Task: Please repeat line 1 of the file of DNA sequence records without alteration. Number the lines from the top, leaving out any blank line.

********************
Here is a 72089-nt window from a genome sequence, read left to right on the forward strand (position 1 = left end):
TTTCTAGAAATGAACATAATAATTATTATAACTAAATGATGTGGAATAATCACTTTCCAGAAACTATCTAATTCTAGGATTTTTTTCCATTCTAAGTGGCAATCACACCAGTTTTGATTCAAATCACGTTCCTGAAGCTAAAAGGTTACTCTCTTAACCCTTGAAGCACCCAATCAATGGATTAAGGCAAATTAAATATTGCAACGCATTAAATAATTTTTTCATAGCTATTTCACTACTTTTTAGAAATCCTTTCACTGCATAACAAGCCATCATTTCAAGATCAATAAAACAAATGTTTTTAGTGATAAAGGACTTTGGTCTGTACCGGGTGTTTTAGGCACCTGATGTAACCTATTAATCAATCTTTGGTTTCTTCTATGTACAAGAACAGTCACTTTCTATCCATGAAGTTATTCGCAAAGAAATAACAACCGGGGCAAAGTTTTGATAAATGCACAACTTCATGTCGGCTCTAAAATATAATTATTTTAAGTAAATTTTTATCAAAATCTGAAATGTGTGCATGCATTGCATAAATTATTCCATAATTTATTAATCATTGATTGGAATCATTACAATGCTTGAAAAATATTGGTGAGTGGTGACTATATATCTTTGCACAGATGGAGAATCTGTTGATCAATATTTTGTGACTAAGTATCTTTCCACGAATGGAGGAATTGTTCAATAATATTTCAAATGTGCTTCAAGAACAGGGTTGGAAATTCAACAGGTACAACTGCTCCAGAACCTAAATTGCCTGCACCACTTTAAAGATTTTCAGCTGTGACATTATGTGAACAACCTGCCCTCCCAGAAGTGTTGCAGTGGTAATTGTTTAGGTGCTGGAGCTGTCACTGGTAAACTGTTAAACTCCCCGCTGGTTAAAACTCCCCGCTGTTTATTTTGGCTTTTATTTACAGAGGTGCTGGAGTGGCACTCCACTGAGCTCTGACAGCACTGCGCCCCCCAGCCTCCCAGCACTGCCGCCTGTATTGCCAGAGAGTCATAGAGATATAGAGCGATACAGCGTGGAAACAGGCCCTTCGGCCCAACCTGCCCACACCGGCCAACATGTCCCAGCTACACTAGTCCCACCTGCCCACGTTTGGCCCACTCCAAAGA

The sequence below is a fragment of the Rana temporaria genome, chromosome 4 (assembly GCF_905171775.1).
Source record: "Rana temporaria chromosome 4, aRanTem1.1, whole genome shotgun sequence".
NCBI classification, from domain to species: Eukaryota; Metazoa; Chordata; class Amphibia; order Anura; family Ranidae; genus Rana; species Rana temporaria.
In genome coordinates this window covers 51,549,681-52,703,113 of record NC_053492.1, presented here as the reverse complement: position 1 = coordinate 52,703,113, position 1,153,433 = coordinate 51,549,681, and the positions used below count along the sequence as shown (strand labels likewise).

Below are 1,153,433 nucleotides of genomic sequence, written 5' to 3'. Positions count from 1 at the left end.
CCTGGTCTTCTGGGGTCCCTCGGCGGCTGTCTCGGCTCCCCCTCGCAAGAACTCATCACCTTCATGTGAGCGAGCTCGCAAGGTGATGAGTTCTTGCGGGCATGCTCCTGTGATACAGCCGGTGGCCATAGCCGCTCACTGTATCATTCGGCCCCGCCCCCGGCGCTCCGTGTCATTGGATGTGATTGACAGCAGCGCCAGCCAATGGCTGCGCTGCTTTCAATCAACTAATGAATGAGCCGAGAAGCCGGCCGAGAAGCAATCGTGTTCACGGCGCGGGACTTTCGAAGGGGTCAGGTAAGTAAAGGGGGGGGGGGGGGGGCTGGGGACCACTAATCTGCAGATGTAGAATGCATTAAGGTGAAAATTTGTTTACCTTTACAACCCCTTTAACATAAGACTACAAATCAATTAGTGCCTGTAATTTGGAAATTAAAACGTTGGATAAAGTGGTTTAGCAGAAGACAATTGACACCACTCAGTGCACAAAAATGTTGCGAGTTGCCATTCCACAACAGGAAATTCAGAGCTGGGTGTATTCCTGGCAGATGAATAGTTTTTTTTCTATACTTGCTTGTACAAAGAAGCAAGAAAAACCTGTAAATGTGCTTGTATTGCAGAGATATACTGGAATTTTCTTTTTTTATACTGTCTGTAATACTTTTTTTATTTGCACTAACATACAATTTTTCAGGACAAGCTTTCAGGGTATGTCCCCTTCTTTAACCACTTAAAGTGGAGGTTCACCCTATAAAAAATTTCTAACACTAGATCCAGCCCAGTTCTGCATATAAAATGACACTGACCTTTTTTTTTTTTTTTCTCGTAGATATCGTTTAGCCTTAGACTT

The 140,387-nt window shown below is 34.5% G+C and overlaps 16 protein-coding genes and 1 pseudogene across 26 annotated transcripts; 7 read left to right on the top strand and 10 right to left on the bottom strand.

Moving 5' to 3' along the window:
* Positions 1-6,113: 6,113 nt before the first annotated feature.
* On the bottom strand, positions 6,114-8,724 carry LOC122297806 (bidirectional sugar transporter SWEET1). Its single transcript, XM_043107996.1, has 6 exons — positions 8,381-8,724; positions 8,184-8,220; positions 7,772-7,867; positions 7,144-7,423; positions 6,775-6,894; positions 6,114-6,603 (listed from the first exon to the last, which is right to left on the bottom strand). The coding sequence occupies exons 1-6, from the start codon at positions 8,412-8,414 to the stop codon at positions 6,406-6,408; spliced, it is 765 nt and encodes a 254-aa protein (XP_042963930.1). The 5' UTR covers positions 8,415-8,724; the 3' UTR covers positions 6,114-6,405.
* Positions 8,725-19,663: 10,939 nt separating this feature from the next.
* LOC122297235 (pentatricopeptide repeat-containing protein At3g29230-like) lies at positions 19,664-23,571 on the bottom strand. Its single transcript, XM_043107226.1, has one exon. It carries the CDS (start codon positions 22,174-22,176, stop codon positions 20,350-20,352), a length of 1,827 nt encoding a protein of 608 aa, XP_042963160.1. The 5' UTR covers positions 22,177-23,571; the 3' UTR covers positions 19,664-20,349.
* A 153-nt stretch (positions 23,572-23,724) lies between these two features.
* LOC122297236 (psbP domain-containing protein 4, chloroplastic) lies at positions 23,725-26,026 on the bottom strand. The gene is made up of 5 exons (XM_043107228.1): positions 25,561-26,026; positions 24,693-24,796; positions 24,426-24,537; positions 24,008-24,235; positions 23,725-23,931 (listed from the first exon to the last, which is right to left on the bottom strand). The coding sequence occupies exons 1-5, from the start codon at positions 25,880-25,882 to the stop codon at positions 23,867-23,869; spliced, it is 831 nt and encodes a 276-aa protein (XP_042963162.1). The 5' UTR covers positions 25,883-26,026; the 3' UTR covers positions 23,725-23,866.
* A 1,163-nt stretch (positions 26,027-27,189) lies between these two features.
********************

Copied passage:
Here is a 72089-nt window from a genome sequence, read left to right on the forward strand (position 1 = left end):